The resuming event is fired for all Windows Store apps when they return to the foreground (or visibility) from a suspended state. The event is surfaced to apps written in JavaScript via Windows.UI.WebUI.WebUIApplication.onresuming; in C#/VB/XAML it’s Application.Resuming. For C++/DirectX, it surfaces as CoreApplication.Resuming. Whatever the case may be, the event is useful for a variety of purposes. I mention a number of these in my book, but it’s helpful to collect all those in one place. If you have other scenarios where resuming is helpful, I’d love to hear about them in the comments.

  1. Check if you need to refresh data from an online source that might have changed while the app was suspended.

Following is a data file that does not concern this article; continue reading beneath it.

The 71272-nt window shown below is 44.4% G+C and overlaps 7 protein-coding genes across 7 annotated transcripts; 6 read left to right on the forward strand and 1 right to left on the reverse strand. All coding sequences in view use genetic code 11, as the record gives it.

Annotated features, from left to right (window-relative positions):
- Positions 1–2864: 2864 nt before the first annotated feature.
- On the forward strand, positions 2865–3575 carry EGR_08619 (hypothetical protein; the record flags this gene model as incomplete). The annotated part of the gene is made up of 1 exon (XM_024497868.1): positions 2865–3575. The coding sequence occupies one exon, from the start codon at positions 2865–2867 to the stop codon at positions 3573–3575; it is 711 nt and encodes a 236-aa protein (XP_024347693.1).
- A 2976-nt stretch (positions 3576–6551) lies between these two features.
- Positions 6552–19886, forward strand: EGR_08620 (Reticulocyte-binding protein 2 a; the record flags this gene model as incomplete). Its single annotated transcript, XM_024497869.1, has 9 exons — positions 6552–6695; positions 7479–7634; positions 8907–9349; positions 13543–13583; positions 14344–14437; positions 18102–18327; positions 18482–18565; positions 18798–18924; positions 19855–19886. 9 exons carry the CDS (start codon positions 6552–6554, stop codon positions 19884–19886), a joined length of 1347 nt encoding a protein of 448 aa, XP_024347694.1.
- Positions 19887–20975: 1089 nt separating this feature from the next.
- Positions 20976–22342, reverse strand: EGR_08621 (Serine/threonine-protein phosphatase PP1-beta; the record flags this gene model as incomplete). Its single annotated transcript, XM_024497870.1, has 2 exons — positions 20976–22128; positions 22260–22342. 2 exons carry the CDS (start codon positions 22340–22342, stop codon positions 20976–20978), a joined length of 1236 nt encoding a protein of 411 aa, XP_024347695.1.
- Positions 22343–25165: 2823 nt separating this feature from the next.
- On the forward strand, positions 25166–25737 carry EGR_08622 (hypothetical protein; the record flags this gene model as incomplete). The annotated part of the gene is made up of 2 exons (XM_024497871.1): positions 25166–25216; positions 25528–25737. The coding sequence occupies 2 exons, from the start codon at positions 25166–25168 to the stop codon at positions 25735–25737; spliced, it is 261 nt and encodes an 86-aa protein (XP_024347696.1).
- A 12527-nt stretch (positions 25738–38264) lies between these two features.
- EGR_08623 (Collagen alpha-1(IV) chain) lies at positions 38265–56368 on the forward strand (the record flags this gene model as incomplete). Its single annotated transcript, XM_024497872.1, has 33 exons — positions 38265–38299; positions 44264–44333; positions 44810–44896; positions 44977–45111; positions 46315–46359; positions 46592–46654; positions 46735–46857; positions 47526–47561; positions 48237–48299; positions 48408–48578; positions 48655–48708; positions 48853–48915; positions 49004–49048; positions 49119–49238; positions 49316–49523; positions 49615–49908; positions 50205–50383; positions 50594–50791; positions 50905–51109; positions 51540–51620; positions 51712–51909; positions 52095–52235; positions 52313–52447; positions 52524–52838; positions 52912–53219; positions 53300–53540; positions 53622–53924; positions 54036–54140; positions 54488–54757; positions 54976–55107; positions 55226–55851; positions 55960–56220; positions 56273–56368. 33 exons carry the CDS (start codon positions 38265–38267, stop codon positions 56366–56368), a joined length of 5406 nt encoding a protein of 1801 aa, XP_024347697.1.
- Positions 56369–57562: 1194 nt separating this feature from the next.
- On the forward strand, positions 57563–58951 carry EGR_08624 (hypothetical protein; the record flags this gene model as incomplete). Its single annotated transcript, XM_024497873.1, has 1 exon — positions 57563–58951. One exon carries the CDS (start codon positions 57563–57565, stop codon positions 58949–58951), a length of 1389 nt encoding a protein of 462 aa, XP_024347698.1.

2. If you were offline when suspended, check whether connectivity exists on resuming, and switch into online mode. The opposite is also true, especially if the user got on an airplane while you were suspended.
  3. Refresh any sensor input that you’re tracking, such as the compass, orientation, or geolocation.
  4. Refresh the app’s layout, because it’s possible for the app to resume directly into a different view state than when it was suspended, even to a different resolution and scaling if the device has been connected to an external monitor, docking station, etc. (or disconnected from such). The user might also have gone to PC Settings > Ease of Access and toggled Make Everything On the Screen Bigger. You’ll also get focus, visibility, and sizing related events where you might do this work already, but in any case it’s a good case to test.
  5. Enable or disable app bar commands and other on-canvas controls that are dependent on clipboard contents.
  6. If you make a request to keep the screen on through Windows.System.Display.displayRequest.requestActive, then docs say to call requestRelease on the suspending event. This means that you would then call requestActive again on resuming.